Nestlé to launch RTD beverage using cultivated whey in test-and-learn pilot

By Teodora Lyubomirova

- Last updated on GMT


Related tags cultivated dairy cultivated protein alternative protein precision fermentation animal-free dairy

The world's largest food and beverage company is concocting an animal-free dairy protein drink as it seeks to scope out the opportunities offered by precision fermentation technology.

Nestlé is set to pilot a ready-to-drink beverage that contains cultivated whey in a bid to better understand the potential of precision fermentation and evaluate consumer appetite for sustainably-sourced dairy protein alternatives.

The multi-national has partnered with food technology specialist Perfect Day, which uses precision fermentation technology to develop protein powder much like animal-derived whey, the company told DairyReporter. The concept was then fleshed-out by scientists at Nestlé Research and R&D Konolfingen in Switzerland before it was transferred to Nestlé’s R+D Accelerator in the US to bring the idea to test launch – a feat the organization achieved in under six months.

The product, which we learned will be an RTD beverage, is currently being produced at the company’s R&D facilities in Marysville, Ohio, and will likely launch in the US on a trial basis later this year. The pilot forms part of the company's drive to develop and test novel animal-free dairy protein-based products to complement its portfolio of plant-based alternatives.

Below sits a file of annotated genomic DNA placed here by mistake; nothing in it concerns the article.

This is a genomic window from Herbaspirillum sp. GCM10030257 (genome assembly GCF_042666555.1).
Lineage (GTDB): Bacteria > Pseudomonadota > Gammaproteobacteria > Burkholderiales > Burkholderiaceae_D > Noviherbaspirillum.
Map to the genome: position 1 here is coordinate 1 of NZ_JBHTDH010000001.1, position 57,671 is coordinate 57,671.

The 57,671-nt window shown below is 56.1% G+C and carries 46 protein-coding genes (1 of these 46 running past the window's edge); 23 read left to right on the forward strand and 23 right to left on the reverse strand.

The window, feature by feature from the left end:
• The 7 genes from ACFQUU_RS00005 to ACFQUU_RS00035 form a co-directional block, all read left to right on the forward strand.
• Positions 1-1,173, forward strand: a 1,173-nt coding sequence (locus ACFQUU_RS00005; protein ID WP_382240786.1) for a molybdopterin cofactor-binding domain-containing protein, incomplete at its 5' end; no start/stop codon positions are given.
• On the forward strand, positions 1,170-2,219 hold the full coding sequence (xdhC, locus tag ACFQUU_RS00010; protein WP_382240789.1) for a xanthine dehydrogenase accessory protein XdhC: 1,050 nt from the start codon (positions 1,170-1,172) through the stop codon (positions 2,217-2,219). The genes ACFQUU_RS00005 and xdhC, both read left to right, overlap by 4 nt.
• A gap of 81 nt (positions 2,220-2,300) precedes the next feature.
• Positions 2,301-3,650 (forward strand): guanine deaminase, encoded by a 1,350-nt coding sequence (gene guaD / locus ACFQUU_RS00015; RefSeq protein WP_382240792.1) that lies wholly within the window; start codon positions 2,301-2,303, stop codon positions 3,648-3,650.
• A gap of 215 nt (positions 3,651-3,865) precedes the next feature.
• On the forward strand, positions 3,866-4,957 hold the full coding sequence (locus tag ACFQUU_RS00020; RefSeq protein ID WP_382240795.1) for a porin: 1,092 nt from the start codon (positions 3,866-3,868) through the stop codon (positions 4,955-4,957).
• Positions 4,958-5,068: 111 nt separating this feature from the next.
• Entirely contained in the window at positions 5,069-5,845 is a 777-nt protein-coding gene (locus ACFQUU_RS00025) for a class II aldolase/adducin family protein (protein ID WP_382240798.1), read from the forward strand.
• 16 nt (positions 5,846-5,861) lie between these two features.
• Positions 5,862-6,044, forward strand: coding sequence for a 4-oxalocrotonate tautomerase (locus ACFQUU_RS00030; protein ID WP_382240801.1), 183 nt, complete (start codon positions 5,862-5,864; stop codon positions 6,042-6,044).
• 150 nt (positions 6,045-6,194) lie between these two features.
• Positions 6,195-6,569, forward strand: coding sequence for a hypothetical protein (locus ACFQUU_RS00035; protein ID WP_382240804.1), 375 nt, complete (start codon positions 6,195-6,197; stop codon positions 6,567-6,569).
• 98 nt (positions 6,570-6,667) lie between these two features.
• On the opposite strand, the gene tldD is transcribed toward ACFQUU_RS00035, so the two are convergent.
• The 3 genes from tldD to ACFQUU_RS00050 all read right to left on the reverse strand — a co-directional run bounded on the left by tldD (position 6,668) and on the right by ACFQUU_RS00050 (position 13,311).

“Consumers are looking for dairy alternatives with sustainably sourced protein but still close to milk without compromising on texture, flavor, and nutrition,”​ the Nestlé spokesperson said. “To better understand the potential of animal-free dairy protein-based products, we are evaluating emerging technologies in partnership with start-ups and external partners. These efforts will complement our efforts to reduce the carbon footprint in milk and our wide-ranging portfolio of plant-based alternatives.”

Joanna Yarbrough, head of the R+D Accelerator, added: "While this category is still very young, we know consumers are looking for products that have a reduced environmental footprint, and we are evaluating this avenue as a future growth opportunity for our business."

Nestlé has declined to comment on what it’s seeking to learn from the pilot, but the fact that the world’s biggest food and drinks company is testing precision fermentation technology in food production could be a significant sign of where this market is heading. 

According to, the global precision fermentation market is estimated to be valued at US$1.6bn currently and is projected to grow annually by 48.1% to reach US$36.3bn by 2030.

Other major players have also made headlines in recent months. Danone announced it has turned to precision fermentation to produce animal-free casein; New Zealand dairy co-op Fonterra has launched a start-up alongside Royal DSM to produce cultivated proteins; sweetener and plant-based foods specialist Fooditive Group has pivoted to produce vegan casein, and Spanish dairy giant Pascual is running an incubation program to accelerate the adoption of cellular technologies in dairy.

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